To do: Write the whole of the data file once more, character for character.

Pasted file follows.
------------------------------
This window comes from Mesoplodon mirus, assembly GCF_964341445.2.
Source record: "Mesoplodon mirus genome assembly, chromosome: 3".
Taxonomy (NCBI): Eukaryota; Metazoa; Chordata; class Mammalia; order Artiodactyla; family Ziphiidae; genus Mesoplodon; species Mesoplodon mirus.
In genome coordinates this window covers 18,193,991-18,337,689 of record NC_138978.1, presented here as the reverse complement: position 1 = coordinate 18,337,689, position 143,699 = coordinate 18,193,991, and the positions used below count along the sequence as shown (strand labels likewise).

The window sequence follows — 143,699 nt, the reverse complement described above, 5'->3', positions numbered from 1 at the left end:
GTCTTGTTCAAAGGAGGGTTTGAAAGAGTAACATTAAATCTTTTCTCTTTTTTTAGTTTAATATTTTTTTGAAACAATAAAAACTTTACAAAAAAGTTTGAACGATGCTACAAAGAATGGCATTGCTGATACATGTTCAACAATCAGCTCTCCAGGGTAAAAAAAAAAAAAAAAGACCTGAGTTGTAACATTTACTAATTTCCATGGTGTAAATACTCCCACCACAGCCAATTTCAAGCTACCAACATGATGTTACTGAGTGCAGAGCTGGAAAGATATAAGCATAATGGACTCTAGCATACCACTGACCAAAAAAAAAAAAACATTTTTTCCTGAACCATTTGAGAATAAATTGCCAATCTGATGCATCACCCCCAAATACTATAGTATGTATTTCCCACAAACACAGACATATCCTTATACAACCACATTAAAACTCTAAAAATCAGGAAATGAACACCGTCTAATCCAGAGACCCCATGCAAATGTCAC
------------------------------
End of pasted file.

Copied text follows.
This window comes from Mesoplodon mirus, assembly GCF_964341445.2.
Source record: "Mesoplodon mirus genome assembly, chromosome: 3".
Taxonomy (NCBI): Eukaryota; Metazoa; Chordata; class Mammalia; order Artiodactyla; family Ziphiidae; genus Mesoplodon; species Mesoplodon mirus.
In genome coordinates this window covers 18,193,991-18,337,689 of record NC_138978.1, presented here as the reverse complement: position 1 = coordinate 18,337,689, position 143,699 = coordinate 18,193,991, and the positions used below count along the sequence as shown (strand labels likewise).

The window sequence follows — 143,699 nt, the reverse complement described above, 5'->3', positions numbered from 1 at the left end:
GTCTTGTTCAAAGGAGGGTTTGAAAGAGTAACATTAAATCTTTTCTCTTTTTTTAGTTTAATATTTTTTTGAAACAATAAAAACTTTACAAAAAAGTTTGAACGATGCTACAAAGAATGGCATTGCTGATACATGTTCAACAATCAGCTCTCCAGGGTAAAAAAAAAAAAAAAAGACCTGAGTTGTAACATTTACTAATTTCCATGGTGTAAATACTCCCACCACAGCCAATTTCAAGCTACCAACATGATGTTACTGAGTGCAGAGCTGGAAAGATATAAGCATAATGGACTCTAGCATACCACTGACCAAAAAAAAAAAAACATTTTTTCCTGAACCATTTGAGAATAAATTGCCAATCTGATGCATCACCCCCAAATACTATAGTATGTATTTCCCACAAACACAGACATATCCTTATACAACCACATTAAAACTCTAAAAATCAGGAAATGAACACCGTCTAATCCAGAGACCCCATGCAAATGTCAC